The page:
In a remarkable exchange with the press corps, a State Department spokesman was berated and questioned for half an hour over blatantly obvious lies and deception concerning the Obama administration’s $400 million payment to Iran.
For the first time in seven months, State Department spokesman John Kirby admitted Thursday that it was a key part of the deal with Iran for American prisoners to be released, and without that provision, the Iranian government would not have received the money.
“In basic English, you’re saying that you wouldn’t give them the $400 million in cash until the prisoners were released, correct?” AP reporter Brad Klapper asked Kirby.
“That’s correct,” Kirby answered.
The Obama government has repeatedly claimed that the money was part of a settlement over a failed arms deal from 1979, and was not a ‘ransom’ payment.
Klapper continued the line of questioning, leading Kirby to make remarkable accusations against the press.
“Listen, this happened in January, and this is the first time you’ve ever said flat out that they [Iran] wouldn’t get the money until the prisoners were released,” Klapper said.
“That took, let’s count it, seven months. Why all the beating around the bush if it was such a great and noble decision?” the reporter probed.
“The only reason that we’re having this discussion is because of press coverage, Brad,” Kirby said.
“So, evil reporters have made you dredge this out?” Klapper asked.
“No, I’ve never called you guys evil. I’ve called you other things, but never evil,” Kirby joked, attempting to make light of the situation.
“You can’t blame press coverage because you didn’t say what this was seven months ago,” Klapper responded.
“We did describe it seven months ago, Brad,” Kirby said.
“You did not say it was contingent, this was contingent on that,” Klapper replied. “Now you’re saying flatly out that this was, this payment was contingent on the release of the prisoners. You did not say that in January.”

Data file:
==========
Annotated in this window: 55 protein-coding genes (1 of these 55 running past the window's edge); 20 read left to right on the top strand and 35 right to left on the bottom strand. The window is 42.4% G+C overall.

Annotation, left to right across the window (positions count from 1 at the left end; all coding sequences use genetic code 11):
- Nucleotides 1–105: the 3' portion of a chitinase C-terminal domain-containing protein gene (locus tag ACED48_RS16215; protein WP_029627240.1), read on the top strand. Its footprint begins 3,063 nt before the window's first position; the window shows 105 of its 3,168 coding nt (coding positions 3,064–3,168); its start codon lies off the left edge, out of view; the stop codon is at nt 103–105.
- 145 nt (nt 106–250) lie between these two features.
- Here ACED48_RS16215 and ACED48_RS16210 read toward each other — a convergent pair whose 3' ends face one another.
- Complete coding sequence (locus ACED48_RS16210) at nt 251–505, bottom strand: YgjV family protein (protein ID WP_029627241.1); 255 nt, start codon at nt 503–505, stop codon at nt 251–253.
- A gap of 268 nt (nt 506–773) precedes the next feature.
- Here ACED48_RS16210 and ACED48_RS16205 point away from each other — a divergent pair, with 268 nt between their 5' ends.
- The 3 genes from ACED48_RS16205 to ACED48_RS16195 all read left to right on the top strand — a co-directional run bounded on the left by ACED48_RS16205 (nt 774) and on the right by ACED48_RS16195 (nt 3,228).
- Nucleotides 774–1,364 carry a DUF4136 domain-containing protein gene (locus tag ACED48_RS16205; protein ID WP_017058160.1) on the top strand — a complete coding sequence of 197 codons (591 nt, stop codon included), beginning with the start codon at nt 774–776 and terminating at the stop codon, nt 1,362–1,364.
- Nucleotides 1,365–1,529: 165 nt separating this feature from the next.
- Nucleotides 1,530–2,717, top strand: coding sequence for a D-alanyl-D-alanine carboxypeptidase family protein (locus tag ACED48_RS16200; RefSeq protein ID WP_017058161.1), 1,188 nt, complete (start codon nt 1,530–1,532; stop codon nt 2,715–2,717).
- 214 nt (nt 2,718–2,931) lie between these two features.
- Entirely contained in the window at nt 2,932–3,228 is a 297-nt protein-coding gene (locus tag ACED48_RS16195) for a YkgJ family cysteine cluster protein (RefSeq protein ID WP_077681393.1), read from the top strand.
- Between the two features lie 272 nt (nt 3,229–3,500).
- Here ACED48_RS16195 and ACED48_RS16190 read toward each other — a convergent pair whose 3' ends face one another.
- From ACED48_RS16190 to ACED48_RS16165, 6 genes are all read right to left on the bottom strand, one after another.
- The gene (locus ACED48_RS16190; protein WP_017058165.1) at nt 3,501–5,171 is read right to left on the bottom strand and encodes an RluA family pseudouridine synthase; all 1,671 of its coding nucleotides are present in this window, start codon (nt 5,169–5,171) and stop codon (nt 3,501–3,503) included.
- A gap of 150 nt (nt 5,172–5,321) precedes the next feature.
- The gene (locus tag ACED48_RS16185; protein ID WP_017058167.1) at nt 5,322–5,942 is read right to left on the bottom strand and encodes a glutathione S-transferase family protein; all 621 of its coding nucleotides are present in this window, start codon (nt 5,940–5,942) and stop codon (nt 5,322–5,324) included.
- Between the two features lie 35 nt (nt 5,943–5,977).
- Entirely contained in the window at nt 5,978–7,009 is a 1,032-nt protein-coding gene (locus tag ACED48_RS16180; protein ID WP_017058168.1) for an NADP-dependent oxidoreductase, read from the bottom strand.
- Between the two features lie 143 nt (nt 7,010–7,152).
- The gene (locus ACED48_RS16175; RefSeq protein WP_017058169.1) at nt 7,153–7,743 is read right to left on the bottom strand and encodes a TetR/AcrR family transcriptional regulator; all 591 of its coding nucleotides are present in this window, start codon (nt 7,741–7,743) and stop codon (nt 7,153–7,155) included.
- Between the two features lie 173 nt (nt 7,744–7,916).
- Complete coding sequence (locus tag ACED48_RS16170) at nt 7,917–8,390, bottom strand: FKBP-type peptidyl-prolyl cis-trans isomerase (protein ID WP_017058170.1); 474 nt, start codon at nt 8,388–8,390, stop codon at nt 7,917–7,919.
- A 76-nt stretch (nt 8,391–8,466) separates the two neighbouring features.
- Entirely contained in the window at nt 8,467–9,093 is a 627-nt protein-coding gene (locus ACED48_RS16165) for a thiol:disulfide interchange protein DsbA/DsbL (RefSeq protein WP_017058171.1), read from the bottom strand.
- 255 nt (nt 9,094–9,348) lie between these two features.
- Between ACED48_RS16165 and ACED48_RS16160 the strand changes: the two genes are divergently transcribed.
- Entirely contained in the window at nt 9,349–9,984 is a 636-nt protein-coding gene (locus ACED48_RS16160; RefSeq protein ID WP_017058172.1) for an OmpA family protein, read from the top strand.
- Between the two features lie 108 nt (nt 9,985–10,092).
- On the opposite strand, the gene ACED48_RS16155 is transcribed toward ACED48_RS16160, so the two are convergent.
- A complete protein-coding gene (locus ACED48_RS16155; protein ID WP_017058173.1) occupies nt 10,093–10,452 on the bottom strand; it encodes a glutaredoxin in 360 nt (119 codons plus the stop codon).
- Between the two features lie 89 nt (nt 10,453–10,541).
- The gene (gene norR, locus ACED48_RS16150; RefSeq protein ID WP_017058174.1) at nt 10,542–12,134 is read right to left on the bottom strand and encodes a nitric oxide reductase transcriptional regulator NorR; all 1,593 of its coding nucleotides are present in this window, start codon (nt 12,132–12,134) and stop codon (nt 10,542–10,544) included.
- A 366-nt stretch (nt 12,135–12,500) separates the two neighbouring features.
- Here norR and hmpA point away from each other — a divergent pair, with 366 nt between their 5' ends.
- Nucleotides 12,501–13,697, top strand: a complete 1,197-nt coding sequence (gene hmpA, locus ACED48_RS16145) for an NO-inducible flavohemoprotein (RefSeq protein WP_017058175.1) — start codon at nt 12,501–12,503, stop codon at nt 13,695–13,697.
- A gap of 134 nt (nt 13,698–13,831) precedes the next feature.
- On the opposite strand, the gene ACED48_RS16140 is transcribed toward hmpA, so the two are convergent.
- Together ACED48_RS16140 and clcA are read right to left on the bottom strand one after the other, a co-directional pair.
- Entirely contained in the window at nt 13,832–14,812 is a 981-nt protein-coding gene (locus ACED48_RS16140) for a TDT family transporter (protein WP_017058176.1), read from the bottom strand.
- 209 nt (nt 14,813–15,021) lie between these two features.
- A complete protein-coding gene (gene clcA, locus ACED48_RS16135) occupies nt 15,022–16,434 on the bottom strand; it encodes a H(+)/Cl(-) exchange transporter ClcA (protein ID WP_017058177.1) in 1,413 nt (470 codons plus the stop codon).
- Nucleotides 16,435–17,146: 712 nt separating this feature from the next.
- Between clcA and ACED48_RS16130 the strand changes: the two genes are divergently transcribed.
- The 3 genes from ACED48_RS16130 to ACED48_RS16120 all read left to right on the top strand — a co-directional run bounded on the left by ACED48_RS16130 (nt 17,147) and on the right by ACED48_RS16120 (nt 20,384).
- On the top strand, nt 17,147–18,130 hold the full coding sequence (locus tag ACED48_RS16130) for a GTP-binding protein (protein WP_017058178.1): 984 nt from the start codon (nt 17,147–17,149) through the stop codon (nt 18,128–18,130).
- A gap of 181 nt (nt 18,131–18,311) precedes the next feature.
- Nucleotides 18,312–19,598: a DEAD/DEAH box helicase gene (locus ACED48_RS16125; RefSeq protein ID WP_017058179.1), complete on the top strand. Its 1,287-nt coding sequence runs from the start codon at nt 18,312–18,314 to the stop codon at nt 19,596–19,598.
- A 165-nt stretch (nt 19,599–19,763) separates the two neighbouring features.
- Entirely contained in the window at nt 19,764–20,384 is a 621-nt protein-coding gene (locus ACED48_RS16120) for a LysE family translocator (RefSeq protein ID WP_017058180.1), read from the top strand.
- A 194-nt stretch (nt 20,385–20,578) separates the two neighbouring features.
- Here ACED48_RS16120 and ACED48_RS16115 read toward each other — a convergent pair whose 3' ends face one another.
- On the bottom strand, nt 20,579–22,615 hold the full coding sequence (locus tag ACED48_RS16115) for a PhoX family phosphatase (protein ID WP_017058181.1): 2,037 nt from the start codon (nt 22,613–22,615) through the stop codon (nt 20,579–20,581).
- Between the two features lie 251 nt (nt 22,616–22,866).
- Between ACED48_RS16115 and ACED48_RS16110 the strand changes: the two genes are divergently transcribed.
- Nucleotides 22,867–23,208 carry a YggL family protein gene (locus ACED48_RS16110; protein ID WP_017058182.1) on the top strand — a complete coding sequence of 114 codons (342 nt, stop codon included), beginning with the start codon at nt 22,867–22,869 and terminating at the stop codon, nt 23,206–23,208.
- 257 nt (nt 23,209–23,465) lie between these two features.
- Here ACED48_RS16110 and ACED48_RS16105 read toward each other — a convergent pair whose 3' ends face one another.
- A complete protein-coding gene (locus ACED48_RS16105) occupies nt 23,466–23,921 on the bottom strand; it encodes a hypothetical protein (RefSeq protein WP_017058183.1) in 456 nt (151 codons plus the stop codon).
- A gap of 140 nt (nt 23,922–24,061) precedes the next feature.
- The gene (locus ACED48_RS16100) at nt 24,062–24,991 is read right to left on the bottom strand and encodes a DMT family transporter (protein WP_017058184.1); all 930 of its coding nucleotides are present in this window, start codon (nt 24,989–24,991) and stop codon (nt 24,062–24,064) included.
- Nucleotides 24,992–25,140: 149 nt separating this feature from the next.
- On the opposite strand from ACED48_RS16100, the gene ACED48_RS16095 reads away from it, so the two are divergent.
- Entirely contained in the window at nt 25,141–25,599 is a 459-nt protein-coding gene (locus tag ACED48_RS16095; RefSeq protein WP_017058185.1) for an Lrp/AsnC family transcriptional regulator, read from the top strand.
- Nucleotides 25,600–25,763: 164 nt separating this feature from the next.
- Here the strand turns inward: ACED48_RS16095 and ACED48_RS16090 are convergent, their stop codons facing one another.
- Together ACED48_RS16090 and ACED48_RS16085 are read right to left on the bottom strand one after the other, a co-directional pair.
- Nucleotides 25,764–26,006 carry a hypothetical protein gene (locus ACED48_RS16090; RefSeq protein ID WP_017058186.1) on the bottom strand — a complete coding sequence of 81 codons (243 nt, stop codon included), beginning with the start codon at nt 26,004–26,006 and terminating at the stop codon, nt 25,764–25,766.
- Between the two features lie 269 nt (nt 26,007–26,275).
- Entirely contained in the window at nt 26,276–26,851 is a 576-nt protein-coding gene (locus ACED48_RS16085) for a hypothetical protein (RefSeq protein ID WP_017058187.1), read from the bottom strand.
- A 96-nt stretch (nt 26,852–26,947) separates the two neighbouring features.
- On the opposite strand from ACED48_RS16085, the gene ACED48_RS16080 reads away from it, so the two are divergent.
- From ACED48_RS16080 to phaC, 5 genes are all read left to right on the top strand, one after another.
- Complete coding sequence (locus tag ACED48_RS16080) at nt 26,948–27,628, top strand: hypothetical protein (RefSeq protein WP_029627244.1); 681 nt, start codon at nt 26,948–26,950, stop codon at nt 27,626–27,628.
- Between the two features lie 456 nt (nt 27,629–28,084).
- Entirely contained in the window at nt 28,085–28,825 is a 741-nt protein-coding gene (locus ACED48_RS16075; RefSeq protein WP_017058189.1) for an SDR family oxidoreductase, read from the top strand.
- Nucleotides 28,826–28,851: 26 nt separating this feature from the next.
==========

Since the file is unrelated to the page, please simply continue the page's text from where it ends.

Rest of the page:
The questioning then turned to the State Department’s alleged attempt to cover up deception over the deal by deleting eight minutes of a 2013 State briefing from the official record.
An exchange between State Department spokeswoman Jen Psaki and Fox News reporter James Rosen was deleted after Psaki admitted that “there are times where diplomacy needs privacy in order to progress,” in other words, sometimes the government lies to conceal information.
Psaki and Rosen were referring to untrue comments made by another State Department official that there had been no official talks between Iran and the United States regarding a potential nuclear deal.
The State Department later claimed that the deleted portions of video were caused by a “glitch,” but then Kirby walked back that claim, saying that the video had been removed at the request of an unnamed government official.
After an investigation into the matter, Kirby claimed Thursday that there was no conclusive proof that the video was edited in order to deceive the American public, without ruling out the possibility.
“We aren’t sure whether it was done with intent to conceal or whether it was done as a result of a technical problem” Kirby said, claiming that a white flash could have been inserted into the already edited video in order to ‘inform’ the public that portions of it were indeed edited.
“If that were the case, don’t you think someone would come and admit that, rather than nobody of the 30 witnesses you interviewed can actually remember what happened?” Klapper questioned, adding “It seems like such a ridiculous explanation, it shocks me that you’re actually providing it here.”
“What you are telling us is that some unknown person called this technician to request that an edit that had in fact already been made by some unknown force be made again?” Rosen additionally asked.
“What I’m saying is, James, we do not know,” Kirby replied.
“In arriving at the conclusion that you’re unable to make a conclusion as to whether nefarious intent was involved here, it seems that nobody has taken into that assessment the actual content of the briefing that was actually erased or wound up missing, and so I want to ask you point blank: Doesn’t the content of the missing eight minutes tell us something about the intent?” Rosen asked.
“It just happens to be, in fact, the one time in the history of this administration, where a spokesperson stood at the podium and made statements that many, many people across the ideological spectrum have interpreted as a concession that the State Department will, from time to time, lie to preserve the secrecy of secret negotiations? That coincidence doesn’t strike you as reflective of some intent here?” Rosen added.
The State Department has clearly been caught in a web of lies and deception, as detailed in this report by CNN’s Jake Tapper, aired in June. Tapper outlines three big “lies” that he notes should “outrage every American.”
Steve Watson is a London based writer and editor for Alex Jones’ Infowars.com, and Prisonplanet.com